Conor Benn has some “serious concerns” over boxing’s drug testing after he was cleared of a failed test due to a “highly-elevated consumption of eggs.”
Conor Benn was scheduled to fight with Chris Eubank Jr. last year in what was set to be a career defining moment for both men. However, the fight never took place due to Benn failing a drug test and testing positive for clomiphene; a fertility drug used by women who struggle to ovulate.
In February 2023, the World Boxing Council (WBC) issued a statement in which they cleared Benn of any wrongdoing, explaining that while his urine test showed the presence of prohibited substances, his “highly-elevated consumption of eggs prior to testing offered a reasonable explanation for his failed test.”
The WBC stated that Benn could return to the sport, however, Benn criticized the investigation and raised concerns regarding the transparency of the process from the WBC and the British Boxing Board of Control (BBCofC); the governing body for professional boxing in Great Britain. Benn took to Instagram to make a statement.
“The manner in which I’ve been cleared has seemed to create further questions and add further fuel to baseless negative speculation.”
According to the US Anti-Doping Agency (USADA), clomiphene in men can “potentially boost testosterone levels by interfering with the negative feedback loop of the hypothalamic-pituitary-gonadal axis.”
In Benn’s statement, he addressed the overall ruling, stating that he was “grateful for the ultimate finding of being declared innocent of being a drugs cheat,” but he felt the need to comment on the investigation as a whole.
“It was the right decision and it was the only one I was willing to accept. The easy option would have been to accept a six month ban, save myself a huge legal bill and simply move on, because my reputation and my family name is worth more to me than that. At no point did I indicate that I failed any VADA tests because of contaminated eggs,” Benn wrote, referring to the Voluntary Anti-Doping Association (VADA).
“As part of its lengthy investigation, the WBC instructed its own experts to review my supplements and diet, and they concluded that egg contamination was the most likely cause,” he wrote, revealing he submitted a 270-page report to the WBC.
“However, I feel like the WBC statement did a disservice to my defense, which was based upon a comprehensive scientific review of the testing procedures which set out a number of reasons why we believed the results were completely unreliable and proved beyond any reasonable doubt that I am innocent.”
Benn is still under investigation by the UK Anti-Doping (UKAD) and the BBCofC, and went on to criticize the BBCofC’s handling of his case:
“As for the BBBoC, they attacked me publicly and privately during the most difficult time in my life, treating me with utter contempt and without any consideration for the fair process or my mental state.”
“Anti-doping protections are obviously extremely important, but so is ensuring people are given due proves and presumed innocent until proven guilty. Cheaters should be caught and punished, but people like me who prove their innocence should be vindicated and allowed to continue their career.”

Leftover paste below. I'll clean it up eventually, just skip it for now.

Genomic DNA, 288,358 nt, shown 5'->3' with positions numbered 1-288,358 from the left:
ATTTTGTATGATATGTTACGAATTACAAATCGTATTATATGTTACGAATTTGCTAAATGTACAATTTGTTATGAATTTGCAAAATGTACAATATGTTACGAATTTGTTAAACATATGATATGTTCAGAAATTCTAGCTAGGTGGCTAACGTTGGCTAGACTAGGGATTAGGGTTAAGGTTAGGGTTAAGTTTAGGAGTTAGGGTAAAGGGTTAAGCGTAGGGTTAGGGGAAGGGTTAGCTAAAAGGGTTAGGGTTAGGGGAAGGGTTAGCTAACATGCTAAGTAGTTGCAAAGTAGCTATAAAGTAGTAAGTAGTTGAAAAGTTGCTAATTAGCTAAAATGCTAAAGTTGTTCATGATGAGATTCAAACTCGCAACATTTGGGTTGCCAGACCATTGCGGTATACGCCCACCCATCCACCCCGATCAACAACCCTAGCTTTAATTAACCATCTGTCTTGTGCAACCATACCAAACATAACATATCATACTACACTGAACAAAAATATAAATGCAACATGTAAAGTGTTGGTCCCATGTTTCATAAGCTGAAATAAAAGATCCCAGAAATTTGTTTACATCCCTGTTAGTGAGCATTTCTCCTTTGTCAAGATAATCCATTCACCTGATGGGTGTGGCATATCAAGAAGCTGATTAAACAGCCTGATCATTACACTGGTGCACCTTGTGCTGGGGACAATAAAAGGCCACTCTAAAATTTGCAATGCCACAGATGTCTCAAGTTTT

The BBCofC, however, released their own statement claiming that they haven’t received any evidence provided on Benn’s half.
“[We] respect the WBC, the WBC is a sanctioning body and not a governing body. The BBCofC was the governing body with whom Mr. Benn was licensed at the material time, and as such any alleged anti-doping violation shall be dealt with in accordance with its rules and regulations. The decision of the WBC does not affect the ongoing implantation of the BBCofC’s rules (and those of UKAD).”
The ruling made last month by the WBC claimed that there were “no failures in the procedures” used throughout Benn’s investigation. Benn, however, claimed there was a lack of transparency throughout the entire process, stating that his sample tested negative three times, but was tested again nine days later, resulting in a positive test result, despite there being no explanation as to why the sample was re-tested.
Benn also explained in an interview with Piers Morgan that the entire ordeal has led to him struggling mentally.
“I didn’t think I’d see another day. It’s hurt me, I didn’t think I was going to make it through this period. I didn’t think I was going to make it through.”
When asked if he had felt suicidal, Benn replied: “Yeah. Yeah, I’d say so – and it upsets me now because I don’t know how I got so bad. I got in a really bad way about it. I was shamed for something I hadn’t even done. … If I had done something wrong, I’m human. I’d raise my hands to it, ‘I made a mistake,’ whatever it is, I raise my hands. Never this.
“I felt seven years of hard work and sacrifice, and leaving my family and the image I maintain, was just ruined by somebody else’s incompetence. It’s been hard for the family.”
Eric Mastrota is a Contributing Editor at The National Digest based in New York. A graduate of SUNY New Paltz, he reports on world news, culture, and lifestyle. You can reach him at firstname.lastname@example.org.